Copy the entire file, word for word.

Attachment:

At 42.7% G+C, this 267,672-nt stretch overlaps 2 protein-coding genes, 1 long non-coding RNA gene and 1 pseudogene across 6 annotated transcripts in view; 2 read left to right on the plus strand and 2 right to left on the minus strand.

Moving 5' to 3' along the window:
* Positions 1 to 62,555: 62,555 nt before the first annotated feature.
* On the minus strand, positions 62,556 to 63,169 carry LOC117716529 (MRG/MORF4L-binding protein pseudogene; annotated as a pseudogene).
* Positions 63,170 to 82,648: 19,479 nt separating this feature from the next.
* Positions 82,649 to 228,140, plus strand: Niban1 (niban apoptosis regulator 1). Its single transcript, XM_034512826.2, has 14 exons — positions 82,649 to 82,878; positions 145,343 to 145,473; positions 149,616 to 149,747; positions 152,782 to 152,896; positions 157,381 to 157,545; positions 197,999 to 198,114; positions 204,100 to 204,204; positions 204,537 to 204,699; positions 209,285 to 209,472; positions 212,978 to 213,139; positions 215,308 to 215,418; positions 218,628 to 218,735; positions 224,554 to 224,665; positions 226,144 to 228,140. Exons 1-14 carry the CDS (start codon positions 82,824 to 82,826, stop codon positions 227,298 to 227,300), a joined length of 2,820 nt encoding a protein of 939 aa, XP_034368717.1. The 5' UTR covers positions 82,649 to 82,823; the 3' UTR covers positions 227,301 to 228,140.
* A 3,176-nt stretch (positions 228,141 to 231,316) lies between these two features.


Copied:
At 42.7% G+C, this 267,672-nt stretch overlaps 2 protein-coding genes, 1 long non-coding RNA gene and 1 pseudogene across 6 annotated transcripts in view; 2 read left to right on the plus strand and 2 right to left on the minus strand.

Moving 5' to 3' along the window:
* Positions 1 to 62,555: 62,555 nt before the first annotated feature.
* On the minus strand, positions 62,556 to 63,169 carry LOC117716529 (MRG/MORF4L-binding protein pseudogene; annotated as a pseudogene).
* Positions 63,170 to 82,648: 19,479 nt separating this feature from the next.
* Positions 82,649 to 228,140, plus strand: Niban1 (niban apoptosis regulator 1). Its single transcript, XM_034512826.2, has 14 exons — positions 82,649 to 82,878; positions 145,343 to 145,473; positions 149,616 to 149,747; positions 152,782 to 152,896; positions 157,381 to 157,545; positions 197,999 to 198,114; positions 204,100 to 204,204; positions 204,537 to 204,699; positions 209,285 to 209,472; positions 212,978 to 213,139; positions 215,308 to 215,418; positions 218,628 to 218,735; positions 224,554 to 224,665; positions 226,144 to 228,140. Exons 1-14 carry the CDS (start codon positions 82,824 to 82,826, stop codon positions 227,298 to 227,300), a joined length of 2,820 nt encoding a protein of 939 aa, XP_034368717.1. The 5' UTR covers positions 82,649 to 82,823; the 3' UTR covers positions 227,301 to 228,140.
* A 3,176-nt stretch (positions 228,141 to 231,316) lies between these two features.